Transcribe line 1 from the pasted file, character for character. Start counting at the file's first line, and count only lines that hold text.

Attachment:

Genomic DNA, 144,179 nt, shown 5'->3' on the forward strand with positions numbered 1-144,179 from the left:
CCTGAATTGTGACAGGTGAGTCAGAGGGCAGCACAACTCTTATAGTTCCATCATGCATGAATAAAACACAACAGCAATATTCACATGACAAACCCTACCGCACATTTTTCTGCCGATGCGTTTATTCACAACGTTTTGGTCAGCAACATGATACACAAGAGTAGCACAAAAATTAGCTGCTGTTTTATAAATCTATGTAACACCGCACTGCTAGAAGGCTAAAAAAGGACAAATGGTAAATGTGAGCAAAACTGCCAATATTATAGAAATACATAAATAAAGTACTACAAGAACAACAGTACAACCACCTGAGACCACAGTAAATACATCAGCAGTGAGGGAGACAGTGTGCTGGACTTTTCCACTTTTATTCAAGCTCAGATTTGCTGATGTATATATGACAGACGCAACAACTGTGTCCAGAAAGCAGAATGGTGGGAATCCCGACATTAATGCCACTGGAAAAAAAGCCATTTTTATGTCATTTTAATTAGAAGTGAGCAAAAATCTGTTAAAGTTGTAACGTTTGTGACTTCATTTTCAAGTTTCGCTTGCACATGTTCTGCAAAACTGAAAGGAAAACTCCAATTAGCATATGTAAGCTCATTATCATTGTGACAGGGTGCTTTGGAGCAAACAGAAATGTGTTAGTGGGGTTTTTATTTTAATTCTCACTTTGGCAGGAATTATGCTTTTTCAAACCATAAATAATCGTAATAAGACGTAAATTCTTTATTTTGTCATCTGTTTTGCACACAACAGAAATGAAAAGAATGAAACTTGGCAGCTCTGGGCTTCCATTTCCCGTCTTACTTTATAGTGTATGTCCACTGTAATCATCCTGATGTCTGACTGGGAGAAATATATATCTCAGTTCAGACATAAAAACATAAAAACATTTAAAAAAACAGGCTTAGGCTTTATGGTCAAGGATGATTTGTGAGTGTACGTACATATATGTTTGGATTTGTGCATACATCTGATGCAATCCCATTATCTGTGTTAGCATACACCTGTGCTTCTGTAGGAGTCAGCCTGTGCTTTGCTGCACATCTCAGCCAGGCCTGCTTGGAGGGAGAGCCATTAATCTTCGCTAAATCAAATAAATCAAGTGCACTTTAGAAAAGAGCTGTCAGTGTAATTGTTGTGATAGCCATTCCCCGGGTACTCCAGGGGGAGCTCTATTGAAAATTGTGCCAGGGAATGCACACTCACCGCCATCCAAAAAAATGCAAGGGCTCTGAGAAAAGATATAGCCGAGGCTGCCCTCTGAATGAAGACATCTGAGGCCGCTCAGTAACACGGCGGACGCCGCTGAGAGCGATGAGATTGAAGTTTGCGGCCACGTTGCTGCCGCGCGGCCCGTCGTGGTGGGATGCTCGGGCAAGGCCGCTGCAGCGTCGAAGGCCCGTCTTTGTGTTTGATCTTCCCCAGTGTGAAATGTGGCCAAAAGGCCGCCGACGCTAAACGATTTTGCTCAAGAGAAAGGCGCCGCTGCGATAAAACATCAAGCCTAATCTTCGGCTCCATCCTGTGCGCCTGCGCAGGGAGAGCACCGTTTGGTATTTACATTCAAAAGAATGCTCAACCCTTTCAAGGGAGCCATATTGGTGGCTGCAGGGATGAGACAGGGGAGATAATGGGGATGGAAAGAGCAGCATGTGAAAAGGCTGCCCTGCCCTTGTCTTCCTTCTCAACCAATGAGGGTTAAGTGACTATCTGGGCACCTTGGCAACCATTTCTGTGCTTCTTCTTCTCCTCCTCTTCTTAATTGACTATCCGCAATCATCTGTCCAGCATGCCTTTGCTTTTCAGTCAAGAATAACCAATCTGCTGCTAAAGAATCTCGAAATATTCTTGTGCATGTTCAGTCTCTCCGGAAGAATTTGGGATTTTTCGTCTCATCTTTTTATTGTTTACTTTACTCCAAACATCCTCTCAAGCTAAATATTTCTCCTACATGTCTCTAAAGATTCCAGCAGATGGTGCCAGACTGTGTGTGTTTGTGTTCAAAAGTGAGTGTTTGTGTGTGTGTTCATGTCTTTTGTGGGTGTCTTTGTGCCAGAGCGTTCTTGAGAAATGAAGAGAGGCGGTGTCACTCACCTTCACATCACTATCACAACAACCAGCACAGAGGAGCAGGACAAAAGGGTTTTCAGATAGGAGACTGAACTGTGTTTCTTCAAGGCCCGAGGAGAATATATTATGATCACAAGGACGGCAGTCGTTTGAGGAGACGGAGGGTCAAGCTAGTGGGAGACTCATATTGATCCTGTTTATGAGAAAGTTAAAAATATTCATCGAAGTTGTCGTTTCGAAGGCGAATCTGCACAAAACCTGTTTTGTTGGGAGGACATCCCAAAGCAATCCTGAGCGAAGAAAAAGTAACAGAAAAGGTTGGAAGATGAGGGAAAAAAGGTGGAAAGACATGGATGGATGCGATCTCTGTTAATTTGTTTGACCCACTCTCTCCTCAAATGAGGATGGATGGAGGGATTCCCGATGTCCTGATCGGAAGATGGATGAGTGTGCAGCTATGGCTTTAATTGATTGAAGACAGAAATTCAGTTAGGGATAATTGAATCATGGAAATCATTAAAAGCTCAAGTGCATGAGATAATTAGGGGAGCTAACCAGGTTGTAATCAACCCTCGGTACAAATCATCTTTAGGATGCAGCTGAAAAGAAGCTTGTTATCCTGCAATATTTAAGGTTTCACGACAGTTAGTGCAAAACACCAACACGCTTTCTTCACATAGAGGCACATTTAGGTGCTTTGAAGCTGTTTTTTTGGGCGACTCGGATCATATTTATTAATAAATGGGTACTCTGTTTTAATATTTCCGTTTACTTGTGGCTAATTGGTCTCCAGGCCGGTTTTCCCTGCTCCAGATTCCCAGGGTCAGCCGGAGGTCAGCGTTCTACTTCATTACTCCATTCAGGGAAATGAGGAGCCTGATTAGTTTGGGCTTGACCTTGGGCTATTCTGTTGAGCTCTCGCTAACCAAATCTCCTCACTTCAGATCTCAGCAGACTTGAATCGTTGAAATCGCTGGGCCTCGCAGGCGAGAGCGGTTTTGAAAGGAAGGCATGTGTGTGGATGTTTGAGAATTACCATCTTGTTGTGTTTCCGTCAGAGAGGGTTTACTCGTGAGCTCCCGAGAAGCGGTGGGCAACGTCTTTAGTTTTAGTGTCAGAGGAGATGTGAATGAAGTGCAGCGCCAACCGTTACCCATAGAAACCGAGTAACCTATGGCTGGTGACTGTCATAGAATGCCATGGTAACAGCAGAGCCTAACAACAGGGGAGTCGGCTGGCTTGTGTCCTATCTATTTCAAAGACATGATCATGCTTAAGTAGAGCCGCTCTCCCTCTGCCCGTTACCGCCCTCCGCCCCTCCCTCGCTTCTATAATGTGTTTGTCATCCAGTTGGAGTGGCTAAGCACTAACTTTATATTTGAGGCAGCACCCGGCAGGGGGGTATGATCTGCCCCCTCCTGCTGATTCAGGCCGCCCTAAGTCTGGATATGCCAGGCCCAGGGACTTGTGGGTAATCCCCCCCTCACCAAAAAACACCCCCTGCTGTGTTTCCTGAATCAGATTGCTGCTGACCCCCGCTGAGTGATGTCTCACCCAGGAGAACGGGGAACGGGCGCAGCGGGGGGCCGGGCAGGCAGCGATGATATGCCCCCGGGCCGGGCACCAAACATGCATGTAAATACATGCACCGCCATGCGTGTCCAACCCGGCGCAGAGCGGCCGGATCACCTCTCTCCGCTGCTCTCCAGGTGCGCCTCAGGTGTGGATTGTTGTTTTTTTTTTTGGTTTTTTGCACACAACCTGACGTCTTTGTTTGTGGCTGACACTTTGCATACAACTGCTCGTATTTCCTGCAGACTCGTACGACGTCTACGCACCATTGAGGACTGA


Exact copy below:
Genomic DNA, 144,179 nt, shown 5'->3' on the forward strand with positions numbered 1-144,179 from the left: